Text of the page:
While NBC has struggled mightily in recent weeks without its top shows, the future suddenly looks brighter for two of its veteran series.
Amid the mess that has become NBC primetime since football and “The Voice” left its air, family drama “Parenthood” and college-set comedy “Community” have emerged as shows that have to now be considered locks to return next season. They’re not especially great ratings performers, but they look like “ER” compared with some of the historically low-rated shows the net has been serving up.
Both shows have loyal followings and are considered by critics to be two of the two Peacock’s best series. “Parenthood” wrapped its fourth season in January, and “Community” kicked off its fourth season Feb. 7.
Yet it was a reasonable assumption within the biz about six months ago that this would be the final year for both. The order for “Parenthood” was for just 15 episodes, and the show was to wrap halfway through the season, while “Community,” which had lost its creator (Dan Harmon), was slated for just 13 episodes — and banished to Friday nights starting in mid-October.
“Community” never ended up airing on Fridays, though, and instead was called upon at midseason to lead off Thursday night. Its season-premiere rating was solid (a 1.9 in adults 18-49 on a network that averaged a 1.2 for the week), and though it doesn’t figure to stay that high in coming weeks, it remains one of net’s stronger scripted assets.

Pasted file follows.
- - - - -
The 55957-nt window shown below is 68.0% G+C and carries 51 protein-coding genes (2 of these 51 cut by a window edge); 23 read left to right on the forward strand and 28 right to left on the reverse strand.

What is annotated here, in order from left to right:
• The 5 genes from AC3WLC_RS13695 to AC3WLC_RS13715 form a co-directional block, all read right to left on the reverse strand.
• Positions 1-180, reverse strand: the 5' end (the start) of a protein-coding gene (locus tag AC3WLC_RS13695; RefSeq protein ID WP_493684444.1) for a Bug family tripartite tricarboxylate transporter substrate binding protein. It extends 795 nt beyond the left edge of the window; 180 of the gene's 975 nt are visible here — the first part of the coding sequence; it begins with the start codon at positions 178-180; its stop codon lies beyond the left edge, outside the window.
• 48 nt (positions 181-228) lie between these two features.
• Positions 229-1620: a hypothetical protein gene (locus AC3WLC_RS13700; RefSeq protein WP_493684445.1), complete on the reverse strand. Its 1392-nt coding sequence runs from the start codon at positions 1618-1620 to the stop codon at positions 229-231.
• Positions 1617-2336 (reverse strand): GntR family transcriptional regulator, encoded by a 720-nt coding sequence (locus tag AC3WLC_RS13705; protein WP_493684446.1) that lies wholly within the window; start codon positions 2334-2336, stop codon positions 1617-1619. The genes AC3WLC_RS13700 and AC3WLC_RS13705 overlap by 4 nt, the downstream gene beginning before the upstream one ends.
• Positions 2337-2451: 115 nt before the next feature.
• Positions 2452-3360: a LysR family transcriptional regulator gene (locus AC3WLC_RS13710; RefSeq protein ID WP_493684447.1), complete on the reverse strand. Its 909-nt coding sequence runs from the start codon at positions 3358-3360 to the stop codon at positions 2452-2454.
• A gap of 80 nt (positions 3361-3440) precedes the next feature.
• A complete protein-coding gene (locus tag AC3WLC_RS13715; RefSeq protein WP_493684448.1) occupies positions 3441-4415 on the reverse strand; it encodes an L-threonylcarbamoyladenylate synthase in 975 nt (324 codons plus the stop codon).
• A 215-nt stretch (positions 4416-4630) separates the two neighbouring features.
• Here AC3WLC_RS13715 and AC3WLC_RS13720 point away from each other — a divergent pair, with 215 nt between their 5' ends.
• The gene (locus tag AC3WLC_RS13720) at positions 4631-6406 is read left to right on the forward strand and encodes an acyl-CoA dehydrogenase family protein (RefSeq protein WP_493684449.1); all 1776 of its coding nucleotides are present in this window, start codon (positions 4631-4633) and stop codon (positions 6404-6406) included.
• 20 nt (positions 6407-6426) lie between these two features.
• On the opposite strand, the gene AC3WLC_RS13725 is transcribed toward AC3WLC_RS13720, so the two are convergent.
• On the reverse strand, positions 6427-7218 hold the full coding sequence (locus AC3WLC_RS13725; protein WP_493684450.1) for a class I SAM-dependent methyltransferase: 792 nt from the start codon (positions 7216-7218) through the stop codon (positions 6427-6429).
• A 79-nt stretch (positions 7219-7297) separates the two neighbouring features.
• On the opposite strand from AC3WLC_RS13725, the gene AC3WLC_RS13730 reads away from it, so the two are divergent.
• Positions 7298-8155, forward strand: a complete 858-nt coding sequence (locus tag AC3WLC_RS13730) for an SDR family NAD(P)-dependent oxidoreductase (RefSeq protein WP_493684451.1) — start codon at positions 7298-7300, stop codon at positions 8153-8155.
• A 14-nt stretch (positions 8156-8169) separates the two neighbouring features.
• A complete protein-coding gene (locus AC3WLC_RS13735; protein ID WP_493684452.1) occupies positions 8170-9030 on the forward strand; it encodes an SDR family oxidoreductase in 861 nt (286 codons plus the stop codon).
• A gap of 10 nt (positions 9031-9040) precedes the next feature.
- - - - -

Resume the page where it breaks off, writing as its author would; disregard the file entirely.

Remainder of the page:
NBC is losing Thursday vets “The Office” and “30 Rock,” and its comedy prospects elsewhere look bleak. Wednesday’s “Whitney” and “Guys With Kids” logged 1.2 ratings in their most recent outings, while Tuesday newcomers “Go On” (1.3 for its most recent episode) and “The New Normal” (1.1) have proved to be paper tigers after putting up pretty good numbers in the fourth quarter behind “The Voice.”
“Community” and Thursday skedmate “Parks and Recreation” give NBC something around which to attack Thursday next fall. It might be a good idea, though, to get “Community” out of the 8 p.m. slot, where it’s asked to go up against the top-rated series on both CBS (“The Big Bang Theory”) and Fox (“American Idol”).
“Parenthood,” meanwhile, averaged a 1.8 same-night 18-49 average for its 15 episodes, and a 2.8 when full-week DVR playback is included. Again while not great, it’s a solid number and — unlike the comedies airing in the hour preceding it — the show didn’t droop in January for its final episodes when “The Voice” wasn’t around.
So as NBC looks ahead to next season, “Community” and “Parenthood” take on greater resonance.